The Royal Flush Gang are hardly exceptional villains or comic book characters; five figures dressed like cards, the token female being the Queen.
For some strange reason, they manage to turn up at rather exceptional moments.
They were strictly a 1960s cardboard villain set; Ace, King, Queen, Jack and Ten.
I would first see them, ironically enough, in an issue of the short-lived title, The Joker, about everybody's favorite clown prince of crime. That was mid-1970s.
Then they would turn up in the Justice League of America, #202 or #203, as a new group, formed by a mysterious figure who was Ace.
At the end of the first issue, the King would learn Ace was really . . . a robot! More interesting was that when Ace removed his card mask, we saw him as a black man, who then removed THAT mask, revealing the metallic circuitry beneath.
The other alteration in this new group was that Ten now became a woman.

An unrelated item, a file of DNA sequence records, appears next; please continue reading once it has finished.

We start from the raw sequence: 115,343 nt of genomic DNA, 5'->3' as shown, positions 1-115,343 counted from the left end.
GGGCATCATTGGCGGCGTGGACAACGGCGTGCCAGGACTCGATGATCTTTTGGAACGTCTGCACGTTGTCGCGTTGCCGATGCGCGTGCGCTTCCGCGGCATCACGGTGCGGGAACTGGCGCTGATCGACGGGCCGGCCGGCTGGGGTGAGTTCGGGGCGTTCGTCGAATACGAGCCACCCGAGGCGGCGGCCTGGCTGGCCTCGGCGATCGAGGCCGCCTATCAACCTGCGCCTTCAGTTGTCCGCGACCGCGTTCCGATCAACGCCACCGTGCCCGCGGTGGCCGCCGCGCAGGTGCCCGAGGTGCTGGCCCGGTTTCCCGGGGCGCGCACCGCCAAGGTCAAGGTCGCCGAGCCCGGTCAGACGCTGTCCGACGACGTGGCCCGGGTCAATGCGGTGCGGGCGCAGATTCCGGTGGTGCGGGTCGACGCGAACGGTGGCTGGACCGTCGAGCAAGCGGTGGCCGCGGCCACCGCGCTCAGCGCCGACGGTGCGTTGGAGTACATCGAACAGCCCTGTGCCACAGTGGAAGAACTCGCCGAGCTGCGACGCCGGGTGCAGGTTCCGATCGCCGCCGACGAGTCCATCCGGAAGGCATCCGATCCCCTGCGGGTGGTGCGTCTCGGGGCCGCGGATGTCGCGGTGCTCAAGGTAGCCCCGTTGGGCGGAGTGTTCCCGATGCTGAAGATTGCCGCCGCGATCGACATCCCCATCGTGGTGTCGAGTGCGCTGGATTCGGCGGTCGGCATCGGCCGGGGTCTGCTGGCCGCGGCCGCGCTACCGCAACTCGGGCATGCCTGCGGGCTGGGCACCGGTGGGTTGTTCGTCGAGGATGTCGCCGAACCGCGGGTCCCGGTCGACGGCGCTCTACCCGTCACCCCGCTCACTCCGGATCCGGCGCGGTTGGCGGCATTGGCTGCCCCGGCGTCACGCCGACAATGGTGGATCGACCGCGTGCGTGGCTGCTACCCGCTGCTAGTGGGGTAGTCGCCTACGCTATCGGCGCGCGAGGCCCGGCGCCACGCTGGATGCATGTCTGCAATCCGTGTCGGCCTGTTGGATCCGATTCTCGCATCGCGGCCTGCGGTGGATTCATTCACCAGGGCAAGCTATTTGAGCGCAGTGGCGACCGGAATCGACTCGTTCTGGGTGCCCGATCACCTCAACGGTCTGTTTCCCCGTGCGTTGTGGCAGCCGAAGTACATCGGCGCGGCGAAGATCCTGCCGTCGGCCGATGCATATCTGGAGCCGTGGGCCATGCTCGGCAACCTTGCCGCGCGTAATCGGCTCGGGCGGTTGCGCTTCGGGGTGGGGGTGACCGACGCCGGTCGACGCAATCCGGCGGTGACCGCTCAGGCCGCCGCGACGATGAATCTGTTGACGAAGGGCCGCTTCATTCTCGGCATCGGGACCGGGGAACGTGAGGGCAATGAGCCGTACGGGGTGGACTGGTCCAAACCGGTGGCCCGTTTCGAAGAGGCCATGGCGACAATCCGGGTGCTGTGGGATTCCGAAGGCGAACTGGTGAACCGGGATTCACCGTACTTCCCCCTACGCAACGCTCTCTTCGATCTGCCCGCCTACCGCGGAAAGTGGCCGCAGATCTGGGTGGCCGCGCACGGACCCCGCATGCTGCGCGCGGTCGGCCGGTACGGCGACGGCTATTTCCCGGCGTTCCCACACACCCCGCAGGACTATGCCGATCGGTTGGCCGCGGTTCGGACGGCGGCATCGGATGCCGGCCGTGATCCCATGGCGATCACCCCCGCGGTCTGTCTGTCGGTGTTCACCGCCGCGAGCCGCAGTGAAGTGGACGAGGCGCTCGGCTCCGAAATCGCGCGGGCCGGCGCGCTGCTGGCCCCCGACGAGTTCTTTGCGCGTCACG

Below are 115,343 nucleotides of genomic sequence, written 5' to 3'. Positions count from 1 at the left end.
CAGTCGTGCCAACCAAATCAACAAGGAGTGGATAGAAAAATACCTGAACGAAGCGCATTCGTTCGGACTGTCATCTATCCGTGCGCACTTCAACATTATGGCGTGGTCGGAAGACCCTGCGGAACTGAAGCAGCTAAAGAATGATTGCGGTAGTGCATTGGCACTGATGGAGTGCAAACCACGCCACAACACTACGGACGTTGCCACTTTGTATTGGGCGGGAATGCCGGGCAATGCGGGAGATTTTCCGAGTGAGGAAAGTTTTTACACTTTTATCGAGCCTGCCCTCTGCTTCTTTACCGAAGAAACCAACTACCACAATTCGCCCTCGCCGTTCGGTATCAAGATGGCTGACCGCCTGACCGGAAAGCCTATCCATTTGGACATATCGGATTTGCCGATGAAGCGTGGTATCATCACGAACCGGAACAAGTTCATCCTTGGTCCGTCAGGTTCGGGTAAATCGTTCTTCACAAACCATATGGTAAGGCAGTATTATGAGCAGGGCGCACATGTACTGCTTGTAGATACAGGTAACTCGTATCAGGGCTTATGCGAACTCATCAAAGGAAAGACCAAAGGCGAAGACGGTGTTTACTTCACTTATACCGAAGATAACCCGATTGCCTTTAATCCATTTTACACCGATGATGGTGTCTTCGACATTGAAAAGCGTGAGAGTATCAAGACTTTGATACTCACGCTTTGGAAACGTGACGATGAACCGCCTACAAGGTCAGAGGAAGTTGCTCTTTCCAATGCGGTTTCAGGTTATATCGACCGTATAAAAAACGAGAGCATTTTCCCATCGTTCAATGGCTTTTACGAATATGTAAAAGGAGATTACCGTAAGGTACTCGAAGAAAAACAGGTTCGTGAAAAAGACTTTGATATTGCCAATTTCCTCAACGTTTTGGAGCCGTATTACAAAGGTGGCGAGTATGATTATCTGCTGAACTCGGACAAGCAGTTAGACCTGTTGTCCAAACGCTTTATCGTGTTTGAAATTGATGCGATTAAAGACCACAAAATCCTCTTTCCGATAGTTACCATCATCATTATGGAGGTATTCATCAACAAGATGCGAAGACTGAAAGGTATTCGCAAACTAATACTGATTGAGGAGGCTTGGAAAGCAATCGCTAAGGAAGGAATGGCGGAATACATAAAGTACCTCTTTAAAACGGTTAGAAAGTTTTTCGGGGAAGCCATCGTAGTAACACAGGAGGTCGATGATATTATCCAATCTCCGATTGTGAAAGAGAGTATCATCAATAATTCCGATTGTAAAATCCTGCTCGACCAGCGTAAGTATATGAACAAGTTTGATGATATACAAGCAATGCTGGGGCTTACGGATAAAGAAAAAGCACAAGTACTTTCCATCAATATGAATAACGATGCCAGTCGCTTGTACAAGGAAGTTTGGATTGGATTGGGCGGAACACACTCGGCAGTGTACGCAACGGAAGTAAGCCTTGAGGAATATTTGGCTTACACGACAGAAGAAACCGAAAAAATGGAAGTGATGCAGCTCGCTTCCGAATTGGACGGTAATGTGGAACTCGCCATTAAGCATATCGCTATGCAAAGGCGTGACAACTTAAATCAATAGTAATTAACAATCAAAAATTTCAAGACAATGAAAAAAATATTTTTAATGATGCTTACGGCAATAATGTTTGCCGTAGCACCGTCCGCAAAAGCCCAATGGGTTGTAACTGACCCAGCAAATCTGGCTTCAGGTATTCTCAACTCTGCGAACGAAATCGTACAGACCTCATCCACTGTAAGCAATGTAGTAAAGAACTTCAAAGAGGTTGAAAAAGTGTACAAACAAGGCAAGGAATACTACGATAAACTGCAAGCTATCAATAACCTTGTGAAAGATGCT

So with this CARDboard group of characters, we now get a mysterious robot, a second female and one who knows the robot's secret.
An intriguing overhaul, I must say.
Obviously intriguing enough, as this arrangement would, more or less, step into the Super Powers cartoon.
Ace formed the group, Ten was once again a female (she appeared to be latino. I thought at first she was black. In the comic book, she was white.) and Ace had a secret.
Well, Batman figured out Ace's secret.
Ten would step away from the group and try to help the heroes, deducing she was in too far over her head.
Rather interesting, tho predictable, way in which the villains were stopped as well.
For whatever reason, the story came from the comic book (in the third issue of the story, it was revealed that some other outdated villain called Hector Hammond was behind everything).
Of all comic book stories to do, this one would be done.
And rather well too. Won't spoil it by revealing what other characters turned up.
But it was very good.
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